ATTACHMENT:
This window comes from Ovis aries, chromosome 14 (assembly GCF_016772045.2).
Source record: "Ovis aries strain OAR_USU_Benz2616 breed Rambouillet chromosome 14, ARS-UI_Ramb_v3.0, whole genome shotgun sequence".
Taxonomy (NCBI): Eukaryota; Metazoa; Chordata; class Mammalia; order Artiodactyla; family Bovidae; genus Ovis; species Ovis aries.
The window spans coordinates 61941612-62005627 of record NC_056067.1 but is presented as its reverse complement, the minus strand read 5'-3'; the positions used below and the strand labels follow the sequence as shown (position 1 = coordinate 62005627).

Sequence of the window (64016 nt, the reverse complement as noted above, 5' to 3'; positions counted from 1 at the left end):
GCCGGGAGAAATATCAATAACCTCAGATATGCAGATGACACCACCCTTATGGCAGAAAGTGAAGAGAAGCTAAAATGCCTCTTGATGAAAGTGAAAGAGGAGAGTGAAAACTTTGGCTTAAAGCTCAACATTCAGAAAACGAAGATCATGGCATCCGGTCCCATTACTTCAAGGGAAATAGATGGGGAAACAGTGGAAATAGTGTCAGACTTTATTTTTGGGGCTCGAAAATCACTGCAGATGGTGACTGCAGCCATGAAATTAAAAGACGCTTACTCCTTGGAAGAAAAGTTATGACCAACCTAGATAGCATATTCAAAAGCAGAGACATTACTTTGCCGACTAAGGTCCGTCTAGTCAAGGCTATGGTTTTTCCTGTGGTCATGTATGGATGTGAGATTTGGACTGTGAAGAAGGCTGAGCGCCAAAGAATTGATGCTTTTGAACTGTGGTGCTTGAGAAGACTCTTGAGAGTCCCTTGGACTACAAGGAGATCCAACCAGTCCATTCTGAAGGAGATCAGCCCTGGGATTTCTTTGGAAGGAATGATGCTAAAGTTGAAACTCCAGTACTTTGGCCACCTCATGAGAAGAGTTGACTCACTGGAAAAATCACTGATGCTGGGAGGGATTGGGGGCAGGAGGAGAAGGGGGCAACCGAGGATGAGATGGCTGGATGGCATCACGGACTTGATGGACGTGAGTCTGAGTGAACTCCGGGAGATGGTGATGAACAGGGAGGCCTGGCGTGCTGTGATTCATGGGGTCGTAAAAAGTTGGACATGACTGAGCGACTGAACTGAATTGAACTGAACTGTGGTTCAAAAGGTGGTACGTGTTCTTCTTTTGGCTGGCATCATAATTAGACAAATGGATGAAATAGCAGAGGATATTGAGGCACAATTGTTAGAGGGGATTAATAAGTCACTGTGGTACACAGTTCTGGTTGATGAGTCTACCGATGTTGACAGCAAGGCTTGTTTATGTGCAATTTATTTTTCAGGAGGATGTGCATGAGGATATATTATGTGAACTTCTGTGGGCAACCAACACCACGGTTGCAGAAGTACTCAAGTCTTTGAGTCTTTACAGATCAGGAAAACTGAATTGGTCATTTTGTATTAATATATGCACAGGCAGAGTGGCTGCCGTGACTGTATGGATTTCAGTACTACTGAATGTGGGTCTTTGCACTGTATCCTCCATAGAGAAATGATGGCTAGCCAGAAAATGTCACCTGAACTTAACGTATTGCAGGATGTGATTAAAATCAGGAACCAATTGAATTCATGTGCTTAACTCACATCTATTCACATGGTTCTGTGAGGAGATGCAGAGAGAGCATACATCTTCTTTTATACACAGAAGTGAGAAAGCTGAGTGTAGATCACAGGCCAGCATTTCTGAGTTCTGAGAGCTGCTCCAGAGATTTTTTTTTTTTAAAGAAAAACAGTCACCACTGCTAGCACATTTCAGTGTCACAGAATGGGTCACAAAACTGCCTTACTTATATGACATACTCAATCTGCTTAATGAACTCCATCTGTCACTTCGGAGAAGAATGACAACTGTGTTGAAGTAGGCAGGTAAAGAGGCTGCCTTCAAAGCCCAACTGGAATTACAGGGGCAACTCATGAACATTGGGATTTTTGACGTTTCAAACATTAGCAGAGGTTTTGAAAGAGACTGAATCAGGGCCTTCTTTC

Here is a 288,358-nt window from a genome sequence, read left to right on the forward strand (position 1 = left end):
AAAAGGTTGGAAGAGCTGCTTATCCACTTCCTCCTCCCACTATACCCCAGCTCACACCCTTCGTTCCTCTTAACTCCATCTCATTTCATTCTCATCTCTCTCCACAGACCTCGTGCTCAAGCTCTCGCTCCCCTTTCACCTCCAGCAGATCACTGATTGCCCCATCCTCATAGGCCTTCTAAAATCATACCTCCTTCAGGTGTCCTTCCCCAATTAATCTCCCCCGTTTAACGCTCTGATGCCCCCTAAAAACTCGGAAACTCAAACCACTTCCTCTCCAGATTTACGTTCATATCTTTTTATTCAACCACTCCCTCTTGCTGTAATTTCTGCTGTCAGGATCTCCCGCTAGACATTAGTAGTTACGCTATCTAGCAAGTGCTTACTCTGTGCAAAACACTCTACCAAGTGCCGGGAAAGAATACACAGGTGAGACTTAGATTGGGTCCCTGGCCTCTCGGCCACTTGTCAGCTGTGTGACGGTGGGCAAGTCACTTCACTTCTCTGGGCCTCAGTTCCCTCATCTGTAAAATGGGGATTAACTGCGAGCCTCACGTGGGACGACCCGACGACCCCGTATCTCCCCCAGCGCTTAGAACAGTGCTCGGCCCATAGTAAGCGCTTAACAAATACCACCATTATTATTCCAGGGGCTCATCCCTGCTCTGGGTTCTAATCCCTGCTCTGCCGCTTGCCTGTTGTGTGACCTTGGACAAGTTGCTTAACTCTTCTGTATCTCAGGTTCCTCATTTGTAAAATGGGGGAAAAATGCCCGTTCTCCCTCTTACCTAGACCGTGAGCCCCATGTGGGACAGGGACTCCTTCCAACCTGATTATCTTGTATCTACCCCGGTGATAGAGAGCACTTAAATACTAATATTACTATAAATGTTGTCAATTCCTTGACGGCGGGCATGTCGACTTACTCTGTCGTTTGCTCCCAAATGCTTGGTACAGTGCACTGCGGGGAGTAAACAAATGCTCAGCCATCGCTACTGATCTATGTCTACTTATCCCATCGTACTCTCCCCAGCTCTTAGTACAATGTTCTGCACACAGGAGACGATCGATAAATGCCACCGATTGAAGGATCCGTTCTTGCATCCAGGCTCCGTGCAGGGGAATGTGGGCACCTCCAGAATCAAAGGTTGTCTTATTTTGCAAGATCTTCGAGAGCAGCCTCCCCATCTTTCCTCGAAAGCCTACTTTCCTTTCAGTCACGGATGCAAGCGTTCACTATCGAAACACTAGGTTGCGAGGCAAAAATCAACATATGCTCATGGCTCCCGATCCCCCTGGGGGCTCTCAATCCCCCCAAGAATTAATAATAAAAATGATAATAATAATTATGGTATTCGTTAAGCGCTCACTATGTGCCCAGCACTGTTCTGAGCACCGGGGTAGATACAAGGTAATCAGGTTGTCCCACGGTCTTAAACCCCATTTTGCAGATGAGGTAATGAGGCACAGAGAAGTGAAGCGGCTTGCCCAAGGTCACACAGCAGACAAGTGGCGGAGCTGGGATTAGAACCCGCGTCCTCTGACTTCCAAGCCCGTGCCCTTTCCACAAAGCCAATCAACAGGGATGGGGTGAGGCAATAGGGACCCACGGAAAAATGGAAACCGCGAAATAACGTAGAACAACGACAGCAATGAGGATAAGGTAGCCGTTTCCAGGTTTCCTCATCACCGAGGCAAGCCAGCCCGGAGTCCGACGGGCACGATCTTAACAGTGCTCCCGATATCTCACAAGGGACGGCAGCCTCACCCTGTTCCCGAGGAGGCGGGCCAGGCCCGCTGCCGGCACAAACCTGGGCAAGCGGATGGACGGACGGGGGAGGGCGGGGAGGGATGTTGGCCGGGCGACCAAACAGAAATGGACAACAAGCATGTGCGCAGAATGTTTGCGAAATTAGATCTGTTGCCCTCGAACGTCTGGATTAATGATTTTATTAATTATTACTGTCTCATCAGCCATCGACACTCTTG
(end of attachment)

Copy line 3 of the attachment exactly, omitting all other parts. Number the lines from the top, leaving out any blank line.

Taxonomy (NCBI): Eukaryota; Metazoa; Chordata; class Mammalia; order Artiodactyla; family Bovidae; genus Ovis; species Ovis aries.